It can be hard to keep track of the number of names by which marijuana is otherwise known; pot, grass, ganja, dope, hash, being just a few. “Weed” is among the most common perhaps because, quite simply, the herb-like cannabis plant could pass as one.
For dubious political reasons in 1930’s America, cannabis, which is the proper scientific name for the plant from which the drug is derived, was renamed marijuana. There are essentially three variations of the cannabis plant but Cannabis Sativa is the variety used by those seeking the mood-altering effect of the substance THC (tetrahydrocannabinol) that it contains.
Weed is one of the drugs most commonly used recreationally and in some non-intoxicating forms is increasingly seen as having a potential medicinal role too. Its use remains a contentious issue in both the healthcare and political arenas where the question of legalisation for THC-containing cannabis leaves, flowers and buds (weed) continues to give rise to intense debate.
Given weed’s psychoactive effects, people may become habitual users who go on to develop dependence. It is not commonly understood that the brain naturally manufactures cannabinoids, known as endocannabinoids. Use of weed, which may be smoked (with or without tobacco), vapourised, ingested with food or taken in the form of extracted oil or resin, causes the brain to lower production of its own cannabinboid transmitters while reducing the sensitivity to those that it continues to produce. It seems that chronic use will result in neurochemical adaptations in some people such that when they stop using weed a form of withdrawal syndrome — a defining characteristic of addiction —is experienced. This can include both physical and psychological symptoms such as restlessness, cravings, difficulty sleeping and a reduction in appetite combined with irritability and anxiety.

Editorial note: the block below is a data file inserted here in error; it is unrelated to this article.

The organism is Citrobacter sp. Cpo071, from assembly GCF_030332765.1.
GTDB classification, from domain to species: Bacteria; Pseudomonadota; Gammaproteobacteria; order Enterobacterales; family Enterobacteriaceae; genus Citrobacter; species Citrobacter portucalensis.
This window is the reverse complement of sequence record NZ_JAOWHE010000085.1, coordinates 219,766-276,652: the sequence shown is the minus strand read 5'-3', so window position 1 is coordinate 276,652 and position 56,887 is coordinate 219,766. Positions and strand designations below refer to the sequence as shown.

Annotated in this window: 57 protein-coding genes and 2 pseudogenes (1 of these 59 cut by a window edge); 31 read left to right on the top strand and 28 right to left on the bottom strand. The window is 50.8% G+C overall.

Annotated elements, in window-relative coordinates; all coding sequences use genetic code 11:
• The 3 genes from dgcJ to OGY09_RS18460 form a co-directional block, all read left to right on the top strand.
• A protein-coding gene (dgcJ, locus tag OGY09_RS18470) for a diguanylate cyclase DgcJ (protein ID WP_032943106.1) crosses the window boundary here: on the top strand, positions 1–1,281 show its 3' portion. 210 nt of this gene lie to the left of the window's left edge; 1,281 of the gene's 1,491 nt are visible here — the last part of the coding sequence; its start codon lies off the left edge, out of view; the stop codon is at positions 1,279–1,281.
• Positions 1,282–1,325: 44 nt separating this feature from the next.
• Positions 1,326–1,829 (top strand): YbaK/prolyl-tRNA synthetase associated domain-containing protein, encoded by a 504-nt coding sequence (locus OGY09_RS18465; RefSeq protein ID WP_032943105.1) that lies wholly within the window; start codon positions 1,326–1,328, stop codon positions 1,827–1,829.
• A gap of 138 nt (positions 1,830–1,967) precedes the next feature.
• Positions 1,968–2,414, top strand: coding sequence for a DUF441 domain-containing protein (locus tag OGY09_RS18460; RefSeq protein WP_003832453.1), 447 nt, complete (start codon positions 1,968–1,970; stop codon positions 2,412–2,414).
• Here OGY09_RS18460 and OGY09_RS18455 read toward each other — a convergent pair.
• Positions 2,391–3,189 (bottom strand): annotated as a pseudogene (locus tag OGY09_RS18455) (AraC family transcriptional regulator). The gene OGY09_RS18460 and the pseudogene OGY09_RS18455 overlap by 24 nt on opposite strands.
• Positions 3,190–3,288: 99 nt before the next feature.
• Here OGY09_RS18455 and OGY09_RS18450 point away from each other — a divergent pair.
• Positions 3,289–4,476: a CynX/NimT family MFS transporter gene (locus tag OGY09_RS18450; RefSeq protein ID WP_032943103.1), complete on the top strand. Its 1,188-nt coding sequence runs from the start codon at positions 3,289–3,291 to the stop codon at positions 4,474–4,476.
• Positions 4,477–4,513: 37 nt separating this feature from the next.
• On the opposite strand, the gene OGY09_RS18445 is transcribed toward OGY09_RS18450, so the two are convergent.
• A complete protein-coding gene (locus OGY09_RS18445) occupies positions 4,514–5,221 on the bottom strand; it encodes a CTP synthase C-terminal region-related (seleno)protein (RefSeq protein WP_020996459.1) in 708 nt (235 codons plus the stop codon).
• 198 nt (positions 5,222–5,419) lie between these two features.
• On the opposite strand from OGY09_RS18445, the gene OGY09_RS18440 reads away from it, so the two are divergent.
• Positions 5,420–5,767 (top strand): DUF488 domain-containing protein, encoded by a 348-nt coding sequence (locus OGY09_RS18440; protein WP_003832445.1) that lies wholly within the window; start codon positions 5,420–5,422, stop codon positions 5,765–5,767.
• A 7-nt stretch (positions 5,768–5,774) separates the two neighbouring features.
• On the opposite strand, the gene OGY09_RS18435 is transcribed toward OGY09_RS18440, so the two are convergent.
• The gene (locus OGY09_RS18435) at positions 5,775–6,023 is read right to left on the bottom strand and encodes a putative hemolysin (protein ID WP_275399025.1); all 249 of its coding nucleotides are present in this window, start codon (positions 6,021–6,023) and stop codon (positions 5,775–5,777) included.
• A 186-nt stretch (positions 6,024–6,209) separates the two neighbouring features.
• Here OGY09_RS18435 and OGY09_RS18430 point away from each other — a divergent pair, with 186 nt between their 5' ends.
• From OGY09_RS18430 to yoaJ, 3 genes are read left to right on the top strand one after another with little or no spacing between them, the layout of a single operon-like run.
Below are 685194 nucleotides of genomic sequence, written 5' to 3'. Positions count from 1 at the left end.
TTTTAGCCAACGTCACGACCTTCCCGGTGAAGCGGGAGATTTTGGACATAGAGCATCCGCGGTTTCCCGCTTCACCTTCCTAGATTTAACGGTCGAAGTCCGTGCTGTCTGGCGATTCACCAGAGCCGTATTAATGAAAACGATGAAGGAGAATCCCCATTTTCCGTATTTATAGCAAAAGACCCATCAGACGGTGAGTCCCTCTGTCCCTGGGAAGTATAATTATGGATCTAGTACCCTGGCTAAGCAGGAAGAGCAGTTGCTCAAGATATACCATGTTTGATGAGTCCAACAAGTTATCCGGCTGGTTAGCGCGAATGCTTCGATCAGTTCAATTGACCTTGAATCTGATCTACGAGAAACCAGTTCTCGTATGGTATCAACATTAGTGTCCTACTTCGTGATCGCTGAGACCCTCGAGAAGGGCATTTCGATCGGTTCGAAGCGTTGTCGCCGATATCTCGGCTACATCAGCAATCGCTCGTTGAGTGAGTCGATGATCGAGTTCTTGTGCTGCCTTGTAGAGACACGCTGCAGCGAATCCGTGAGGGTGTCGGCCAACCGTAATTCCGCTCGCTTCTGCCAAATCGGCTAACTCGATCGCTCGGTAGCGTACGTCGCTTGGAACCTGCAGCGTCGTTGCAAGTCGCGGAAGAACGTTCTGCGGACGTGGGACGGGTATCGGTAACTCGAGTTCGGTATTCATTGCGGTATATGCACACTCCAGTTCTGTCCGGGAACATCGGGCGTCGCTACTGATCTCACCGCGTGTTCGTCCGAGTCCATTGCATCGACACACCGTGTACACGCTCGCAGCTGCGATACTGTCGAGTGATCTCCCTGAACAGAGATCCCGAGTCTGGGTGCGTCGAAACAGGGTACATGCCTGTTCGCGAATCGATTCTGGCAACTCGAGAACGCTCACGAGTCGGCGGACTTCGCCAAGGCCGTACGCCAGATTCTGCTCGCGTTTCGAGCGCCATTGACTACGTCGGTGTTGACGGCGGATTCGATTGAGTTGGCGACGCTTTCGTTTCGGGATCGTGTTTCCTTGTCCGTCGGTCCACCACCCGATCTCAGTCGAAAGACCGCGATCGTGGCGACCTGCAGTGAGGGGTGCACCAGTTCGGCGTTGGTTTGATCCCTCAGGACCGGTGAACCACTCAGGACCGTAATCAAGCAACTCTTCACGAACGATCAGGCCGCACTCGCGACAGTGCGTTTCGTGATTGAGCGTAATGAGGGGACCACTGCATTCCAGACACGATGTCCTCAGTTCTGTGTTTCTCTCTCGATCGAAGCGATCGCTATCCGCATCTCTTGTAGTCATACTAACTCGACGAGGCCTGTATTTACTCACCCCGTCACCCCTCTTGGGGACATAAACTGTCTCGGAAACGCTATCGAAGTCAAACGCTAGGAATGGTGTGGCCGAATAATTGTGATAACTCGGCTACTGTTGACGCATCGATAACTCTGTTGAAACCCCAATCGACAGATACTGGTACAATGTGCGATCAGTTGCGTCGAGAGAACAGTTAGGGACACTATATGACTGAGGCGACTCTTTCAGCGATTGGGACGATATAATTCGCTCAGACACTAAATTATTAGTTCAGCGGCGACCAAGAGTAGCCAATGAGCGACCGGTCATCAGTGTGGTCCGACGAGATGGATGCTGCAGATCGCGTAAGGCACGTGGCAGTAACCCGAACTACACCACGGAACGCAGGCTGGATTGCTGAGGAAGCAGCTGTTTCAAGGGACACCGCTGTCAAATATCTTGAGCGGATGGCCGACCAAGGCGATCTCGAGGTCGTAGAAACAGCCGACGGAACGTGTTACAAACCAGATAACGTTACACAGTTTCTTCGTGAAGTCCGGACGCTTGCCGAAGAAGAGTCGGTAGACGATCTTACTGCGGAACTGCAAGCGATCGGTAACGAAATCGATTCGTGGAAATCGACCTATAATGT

There is no doubt that vulnerability to cannabis-related harm varies among users. It is known to worsen some mental health conditions and in users under 25 may actually trigger them since the brain is still developing. Other factors such as first use when in early teenage years, amounts habitually used and genetic factors play a part as well as the potency of weed, which has steadily increased over the decades. Research has not yet been able to confirm whether physical damage is directly caused by smoking weed or consuming it in other ways.
The latest version of the American Psychiatric Association’s DSM-5 has settled on the term Cannabis Use Disorder to cover the pattern of symptoms and signs. The criteria are largely in line with those to which clinicians refer in diagnosing addiction to other substances, such as spending a lot of time thinking about, getting and using weed; not being able to cut down despite best intentions; continuing to use despite evidence of harmful impact; using increasing amounts and developing a tolerance.